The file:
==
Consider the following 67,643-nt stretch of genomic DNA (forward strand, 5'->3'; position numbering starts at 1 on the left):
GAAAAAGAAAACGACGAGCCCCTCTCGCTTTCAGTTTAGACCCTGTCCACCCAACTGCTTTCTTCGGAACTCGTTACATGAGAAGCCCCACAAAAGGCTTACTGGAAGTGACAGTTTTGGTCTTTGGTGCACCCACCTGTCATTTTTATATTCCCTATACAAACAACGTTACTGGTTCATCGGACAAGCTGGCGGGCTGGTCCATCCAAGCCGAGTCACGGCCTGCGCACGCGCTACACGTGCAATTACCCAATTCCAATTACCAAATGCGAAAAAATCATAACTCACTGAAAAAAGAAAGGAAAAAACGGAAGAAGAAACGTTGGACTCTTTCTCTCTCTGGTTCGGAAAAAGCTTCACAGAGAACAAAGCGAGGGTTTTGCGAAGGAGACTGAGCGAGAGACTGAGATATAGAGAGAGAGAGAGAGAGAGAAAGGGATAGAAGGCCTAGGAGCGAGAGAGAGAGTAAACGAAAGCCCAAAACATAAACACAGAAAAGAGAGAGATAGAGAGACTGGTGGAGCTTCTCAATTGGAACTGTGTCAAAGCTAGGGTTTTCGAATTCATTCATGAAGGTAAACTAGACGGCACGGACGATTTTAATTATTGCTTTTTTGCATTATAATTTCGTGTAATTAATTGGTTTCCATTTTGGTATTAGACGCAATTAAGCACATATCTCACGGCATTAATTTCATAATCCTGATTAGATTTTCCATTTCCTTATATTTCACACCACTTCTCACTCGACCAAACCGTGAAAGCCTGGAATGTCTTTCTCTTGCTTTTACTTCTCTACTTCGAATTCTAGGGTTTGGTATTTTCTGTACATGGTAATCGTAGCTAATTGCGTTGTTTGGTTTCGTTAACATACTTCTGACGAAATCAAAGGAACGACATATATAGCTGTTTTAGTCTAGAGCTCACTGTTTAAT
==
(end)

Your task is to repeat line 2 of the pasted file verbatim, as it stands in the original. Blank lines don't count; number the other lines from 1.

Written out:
GAAAAAGAAAACGACGAGCCCCTCTCGCTTTCAGTTTAGACCCTGTCCACCCAACTGCTTTCTTCGGAACTCGTTACATGAGAAGCCCCACAAAAGGCTTACTGGAAGTGACAGTTTTGGTCTTTGGTGCACCCACCTGTCATTTTTATATTCCCTATACAAACAACGTTACTGGTTCATCGGACAAGCTGGCGGGCTGGTCCATCCAAGCCGAGTCACGGCCTGCGCACGCGCTACACGTGCAATTACCCAATTCCAATTACCAAATGCGAAAAAATCATAACTCACTGAAAAAAGAAAGGAAAAAACGGAAGAAGAAACGTTGGACTCTTTCTCTCTCTGGTTCGGAAAAAGCTTCACAGAGAACAAAGCGAGGGTTTTGCGAAGGAGACTGAGCGAGAGACTGAGATATAGAGAGAGAGAGAGAGAGAGAAAGGGATAGAAGGCCTAGGAGCGAGAGAGAGAGTAAACGAAAGCCCAAAACATAAACACAGAAAAGAGAGAGATAGAGAGACTGGTGGAGCTTCTCAATTGGAACTGTGTCAAAGCTAGGGTTTTCGAATTCATTCATGAAGGTAAACTAGACGGCACGGACGATTTTAATTATTGCTTTTTTGCATTATAATTTCGTGTAATTAATTGGTTTCCATTTTGGTATTAGACGCAATTAAGCACATATCTCACGGCATTAATTTCATAATCCTGATTAGATTTTCCATTTCCTTATATTTCACACCACTTCTCACTCGACCAAACCGTGAAAGCCTGGAATGTCTTTCTCTTGCTTTTACTTCTCTACTTCGAATTCTAGGGTTTGGTATTTTCTGTACATGGTAATCGTAGCTAATTGCGTTGTTTGGTTTCGTTAACATACTTCTGACGAAATCAAAGGAACGACATATATAGCTGTTTTAGTCTAGAGCTCACTGTTTAAT